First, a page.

My Top Reads of 2015

Thursday, 31 December 2015



I've read a lot of books this year – some published, some unpublished. But I haven't read as much as I would have liked to. When reading is your job, and you've spent all day staring at words on a screen, reading isn't always the ideal way to relax!


I've picked five books to talk about below. If you've read any of them and have a different take, please let me know, either in the comments box or on Twitter at @Julie_Fergusson


Not all of these books were published in 2015. Some are a few years older, but I read them this year so on my 2015 list they go. 




We Are All Completely Beside Ourselves

by Karen Joy Fowler


Rosemary is mysteriously separated from her twin sister, Fern, at the age of five. Fern never returns home and Rosemary’s grief haunts her as she grows into an adult.

 

We join Rosemary in her early twenties, in the middle of the story, and the timeline loops between past and present throughout. In this way we explore Rosemary’s memories and the varying perspectives of different characters on the same events.

 

Unhappy and unsettled, Rosemary still holds herself responsible for something she did as a five year old. As we learn more about her strange past, we see how the loss of Fern affected the rest of her troubled family.

 

It’s impossible to say much else about this book without giving anything away. This is a novel about family and betrayal, memory and guilt. It is about coming to terms with your past and learning who you are. It is heartbreaking and touching and inspiring. What does it mean to be family? What does it mean to be human? 




Tampa

by Alissa Nutting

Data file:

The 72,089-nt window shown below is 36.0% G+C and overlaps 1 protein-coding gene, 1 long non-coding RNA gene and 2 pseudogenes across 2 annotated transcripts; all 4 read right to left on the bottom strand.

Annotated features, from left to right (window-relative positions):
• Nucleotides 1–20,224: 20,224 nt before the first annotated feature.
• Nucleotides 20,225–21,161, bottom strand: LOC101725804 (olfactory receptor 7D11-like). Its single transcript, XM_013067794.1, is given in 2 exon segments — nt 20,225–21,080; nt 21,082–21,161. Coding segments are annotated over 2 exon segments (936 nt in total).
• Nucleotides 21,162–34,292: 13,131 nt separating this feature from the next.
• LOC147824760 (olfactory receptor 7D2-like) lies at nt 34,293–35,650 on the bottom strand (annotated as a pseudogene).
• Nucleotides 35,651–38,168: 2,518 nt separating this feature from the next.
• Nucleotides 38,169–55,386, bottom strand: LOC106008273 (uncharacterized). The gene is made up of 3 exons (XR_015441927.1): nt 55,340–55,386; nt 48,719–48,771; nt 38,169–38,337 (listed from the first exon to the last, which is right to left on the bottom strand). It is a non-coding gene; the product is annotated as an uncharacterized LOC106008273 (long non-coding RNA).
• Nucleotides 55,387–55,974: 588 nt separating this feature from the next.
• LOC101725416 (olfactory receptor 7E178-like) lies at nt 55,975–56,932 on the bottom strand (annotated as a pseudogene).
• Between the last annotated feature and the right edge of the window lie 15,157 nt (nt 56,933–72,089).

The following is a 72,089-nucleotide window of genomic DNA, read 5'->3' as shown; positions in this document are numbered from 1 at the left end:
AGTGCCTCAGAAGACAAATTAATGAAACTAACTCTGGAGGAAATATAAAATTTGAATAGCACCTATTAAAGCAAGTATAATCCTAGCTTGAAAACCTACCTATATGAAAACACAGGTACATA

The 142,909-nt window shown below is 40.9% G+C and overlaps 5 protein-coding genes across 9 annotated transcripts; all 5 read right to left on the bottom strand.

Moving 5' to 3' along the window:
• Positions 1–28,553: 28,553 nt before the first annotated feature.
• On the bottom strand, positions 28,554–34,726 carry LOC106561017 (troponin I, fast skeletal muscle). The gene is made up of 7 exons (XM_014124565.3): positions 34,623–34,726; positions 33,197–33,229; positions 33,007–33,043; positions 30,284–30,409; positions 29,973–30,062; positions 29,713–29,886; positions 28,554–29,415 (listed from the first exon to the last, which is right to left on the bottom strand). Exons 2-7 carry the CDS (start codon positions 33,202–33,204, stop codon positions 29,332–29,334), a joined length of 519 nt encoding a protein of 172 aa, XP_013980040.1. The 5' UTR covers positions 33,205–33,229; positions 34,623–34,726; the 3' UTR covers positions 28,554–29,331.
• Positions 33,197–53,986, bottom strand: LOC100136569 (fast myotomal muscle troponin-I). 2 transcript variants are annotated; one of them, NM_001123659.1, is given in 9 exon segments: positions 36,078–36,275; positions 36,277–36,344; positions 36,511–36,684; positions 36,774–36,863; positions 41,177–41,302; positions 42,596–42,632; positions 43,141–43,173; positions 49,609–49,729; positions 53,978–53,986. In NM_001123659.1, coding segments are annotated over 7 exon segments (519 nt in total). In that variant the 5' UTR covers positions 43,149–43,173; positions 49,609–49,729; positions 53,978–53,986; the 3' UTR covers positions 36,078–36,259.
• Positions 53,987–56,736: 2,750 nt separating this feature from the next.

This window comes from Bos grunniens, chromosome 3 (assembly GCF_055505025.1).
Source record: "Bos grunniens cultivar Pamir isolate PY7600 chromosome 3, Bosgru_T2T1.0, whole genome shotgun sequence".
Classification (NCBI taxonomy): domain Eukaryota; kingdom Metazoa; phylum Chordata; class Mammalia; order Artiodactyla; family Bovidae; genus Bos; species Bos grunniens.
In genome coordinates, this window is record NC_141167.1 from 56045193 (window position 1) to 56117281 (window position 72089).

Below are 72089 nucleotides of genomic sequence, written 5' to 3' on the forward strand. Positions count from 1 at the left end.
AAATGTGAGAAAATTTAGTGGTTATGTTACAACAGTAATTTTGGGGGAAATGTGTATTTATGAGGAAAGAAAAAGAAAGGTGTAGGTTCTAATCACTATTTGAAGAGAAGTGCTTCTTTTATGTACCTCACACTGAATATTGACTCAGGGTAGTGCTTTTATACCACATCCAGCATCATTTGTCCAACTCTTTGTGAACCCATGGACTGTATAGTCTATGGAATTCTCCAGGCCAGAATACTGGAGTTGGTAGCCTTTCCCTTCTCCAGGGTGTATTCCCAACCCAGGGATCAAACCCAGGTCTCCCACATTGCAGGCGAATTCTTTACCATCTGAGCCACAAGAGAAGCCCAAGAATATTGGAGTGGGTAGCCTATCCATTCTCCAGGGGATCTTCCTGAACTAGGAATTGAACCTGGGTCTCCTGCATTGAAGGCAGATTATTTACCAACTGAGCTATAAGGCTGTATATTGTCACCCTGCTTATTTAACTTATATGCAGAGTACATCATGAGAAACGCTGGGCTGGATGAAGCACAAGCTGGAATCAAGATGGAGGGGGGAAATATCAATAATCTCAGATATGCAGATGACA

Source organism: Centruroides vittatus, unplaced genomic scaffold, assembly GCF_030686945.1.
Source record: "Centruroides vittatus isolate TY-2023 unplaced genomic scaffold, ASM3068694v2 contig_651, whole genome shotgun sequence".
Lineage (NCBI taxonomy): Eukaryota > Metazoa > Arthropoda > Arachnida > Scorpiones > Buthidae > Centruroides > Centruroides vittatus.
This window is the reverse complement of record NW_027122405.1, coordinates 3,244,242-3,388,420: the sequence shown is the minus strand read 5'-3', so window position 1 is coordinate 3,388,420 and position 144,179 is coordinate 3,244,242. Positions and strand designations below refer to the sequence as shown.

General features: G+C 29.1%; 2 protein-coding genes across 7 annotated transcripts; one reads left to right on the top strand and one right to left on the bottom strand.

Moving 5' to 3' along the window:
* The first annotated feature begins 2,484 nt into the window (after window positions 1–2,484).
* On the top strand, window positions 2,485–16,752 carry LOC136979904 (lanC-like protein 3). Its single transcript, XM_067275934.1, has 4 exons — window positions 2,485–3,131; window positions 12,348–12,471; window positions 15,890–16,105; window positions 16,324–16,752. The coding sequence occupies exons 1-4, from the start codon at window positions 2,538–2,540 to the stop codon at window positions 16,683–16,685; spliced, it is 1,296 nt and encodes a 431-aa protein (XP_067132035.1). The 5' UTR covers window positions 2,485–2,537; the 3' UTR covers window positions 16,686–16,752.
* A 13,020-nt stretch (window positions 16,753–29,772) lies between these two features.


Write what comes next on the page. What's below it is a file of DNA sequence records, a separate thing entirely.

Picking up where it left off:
This is not an easy read. As you can probably tell from the cover, the aim of this book is to shock.

 

The novel was inspired by the case of Debra Lafave, a twenty-four-year-old teacher who was arrested for having a sexual relationship with her fourteen-year-old student, but escaped jail time when her defence team argued that she was ‘too pretty for prison’. If you look up details of that case, or reviews of this book, you will find dozens of comments espousing the belief that Debra’s actions were not rape or abuse, that the victim was 'lucky', it’s every teenage boy’s dream to be seduced by their ‘hot teacher’. This novel exposes that double standard by depicting Celeste’s extreme predatory behaviour in constant, unflinching detail. There is no rest for the reader, no moment of respite where Celeste is humanised, where we feel sorry for her or have any understanding for her. She is cold, focused and sociopathic.  

 

There are obvious parallels with Nabokov’s Lolita, but this is a very different book. Humbert Humbert sets out to entrance and persuade his reader, couching his version of events in beautiful language and word play. Celeste’s story is blunt, unvarnished and shocking. At times it made me feel physically sick.

 

There is not much nuance to this book; like Celeste, it has one focus. It is one of my picks not because I enjoyed it. Being inside a paedophile’s mind is not a pleasant place to be – the triumph of this book is that the mind in question belongs to a woman, forcing the reader to confront their own prejudices about whether an attractive woman can ever be a rapist.  




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Asking For It

by Louise O'Neill


This is another uncomfortable read, but completely gripping. I sat down to read the first few pages of this and didn’t stop until I was finished. 

 

Eighteen-year-old Emma O’Donovan is raped at a party by a group of her male peers. When she wakes up the next day she has no memory of what happened or why she is in pain – but it doesn’t take long to find out, the photographic evidence is all over Facebook. Emma finds herself immediately ostracised at school, branded a slut and a whore. Despite the fact that she looks barely conscious in the photographs, she is derided and vilified for her ‘choices’. Previously one of the most popular girls at school, it seems that everyone is now delighted at the opportunity to tear her down.